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A gift for Kivumu
Saturday, 05 June 2010 Written by Valerie Kae Ken

Just a few members of our group of volunteers who helped to make a dream come true!

Almost a year ago, there was a dream…. a dream to fill a forty-foot sea container with goods and to send it to Kivumu, Rwanda.  It seems a long time ago... a long time and many hours of volunteers working hard to make the dream happen. It all began in September, 2009.

The first thing we needed was a container – An appeal was made to the congregation at the Croatian Catholic Community Church in the city of Edmonton, Alberta and an amazing thing happened... Ivan Vukovic, who owns NAMCO company offered us an almost brand new container for our venture!  What a gift! As well, the fund-raising at the church was met with a wonderful response and we felt so much support for our project.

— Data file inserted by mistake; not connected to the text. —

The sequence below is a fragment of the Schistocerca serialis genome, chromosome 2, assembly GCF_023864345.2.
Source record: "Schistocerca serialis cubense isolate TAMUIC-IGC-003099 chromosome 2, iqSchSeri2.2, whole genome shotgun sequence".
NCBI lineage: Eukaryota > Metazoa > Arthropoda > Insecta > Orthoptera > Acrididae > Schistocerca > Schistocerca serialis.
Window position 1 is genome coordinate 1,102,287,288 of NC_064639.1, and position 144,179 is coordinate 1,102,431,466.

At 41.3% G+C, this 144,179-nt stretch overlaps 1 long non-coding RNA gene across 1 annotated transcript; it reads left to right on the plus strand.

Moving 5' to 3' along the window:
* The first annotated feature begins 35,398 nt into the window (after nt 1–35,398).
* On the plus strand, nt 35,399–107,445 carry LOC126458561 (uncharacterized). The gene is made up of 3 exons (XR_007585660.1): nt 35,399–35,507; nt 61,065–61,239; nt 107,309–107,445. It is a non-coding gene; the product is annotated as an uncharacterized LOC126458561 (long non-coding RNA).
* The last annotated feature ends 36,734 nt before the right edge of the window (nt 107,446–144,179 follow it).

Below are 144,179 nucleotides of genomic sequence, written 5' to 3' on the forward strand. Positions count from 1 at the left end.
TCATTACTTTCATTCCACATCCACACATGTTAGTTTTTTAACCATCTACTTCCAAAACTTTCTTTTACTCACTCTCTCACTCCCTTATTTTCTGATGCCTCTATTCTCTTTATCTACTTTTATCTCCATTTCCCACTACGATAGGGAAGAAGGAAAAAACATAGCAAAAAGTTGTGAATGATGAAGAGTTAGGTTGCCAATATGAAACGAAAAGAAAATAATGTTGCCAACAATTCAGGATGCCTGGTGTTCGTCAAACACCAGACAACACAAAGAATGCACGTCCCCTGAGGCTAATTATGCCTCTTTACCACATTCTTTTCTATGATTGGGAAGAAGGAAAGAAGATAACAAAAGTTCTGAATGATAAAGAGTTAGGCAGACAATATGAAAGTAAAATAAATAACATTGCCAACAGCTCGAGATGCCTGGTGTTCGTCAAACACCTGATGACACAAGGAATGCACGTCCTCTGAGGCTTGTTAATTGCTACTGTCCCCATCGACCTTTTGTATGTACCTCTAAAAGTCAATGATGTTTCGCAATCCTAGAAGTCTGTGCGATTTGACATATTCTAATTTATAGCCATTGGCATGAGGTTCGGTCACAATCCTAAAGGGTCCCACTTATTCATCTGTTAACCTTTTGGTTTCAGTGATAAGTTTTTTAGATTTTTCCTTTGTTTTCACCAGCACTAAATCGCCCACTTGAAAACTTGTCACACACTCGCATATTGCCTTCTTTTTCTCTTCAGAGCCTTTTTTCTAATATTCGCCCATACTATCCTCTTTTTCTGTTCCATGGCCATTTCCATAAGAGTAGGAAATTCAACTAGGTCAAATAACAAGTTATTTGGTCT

Getting the container down to Olds, a town between Edmonton and Calgary, was another story, but again, we were so very fortunate. A young man, Steve who has his own trucking company, Pacific West, offered to go up to get it for us (Sadly, the volunteer spirit did not extend to Cliff’s Towing Company from Edmonton who did the lifting of the container onto the flatbed of the truck... they charged us to do it.)

But it was through the efforts of a wonderful group of people from the Secular Franciscan Order of the Catholic church in Olds, that money was raised for the transport of the container from Canada to Rwanda. They did this by a lot of hard work, putting on an evening of a “Gourmet meal”... all spear-headed by one of their members, Cindy Boffey who owns a local café known as “Grannie Jacks”.  As well, a number of individuals were most generous and gave personal donations to the container effort which became known as the “Stone by Stone” project.